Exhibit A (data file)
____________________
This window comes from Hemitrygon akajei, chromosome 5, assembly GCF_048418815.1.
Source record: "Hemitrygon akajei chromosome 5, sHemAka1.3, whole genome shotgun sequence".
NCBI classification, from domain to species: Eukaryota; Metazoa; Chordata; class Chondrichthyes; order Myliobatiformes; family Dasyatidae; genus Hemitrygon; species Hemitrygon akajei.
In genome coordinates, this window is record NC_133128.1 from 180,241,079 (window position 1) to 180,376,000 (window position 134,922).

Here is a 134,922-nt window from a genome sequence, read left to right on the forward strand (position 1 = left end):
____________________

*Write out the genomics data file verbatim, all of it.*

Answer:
This window comes from Hemitrygon akajei, chromosome 5, assembly GCF_048418815.1.
Source record: "Hemitrygon akajei chromosome 5, sHemAka1.3, whole genome shotgun sequence".
NCBI classification, from domain to species: Eukaryota; Metazoa; Chordata; class Chondrichthyes; order Myliobatiformes; family Dasyatidae; genus Hemitrygon; species Hemitrygon akajei.
In genome coordinates, this window is record NC_133128.1 from 180,241,079 (window position 1) to 180,376,000 (window position 134,922).

Here is a 134,922-nt window from a genome sequence, read left to right on the forward strand (position 1 = left end):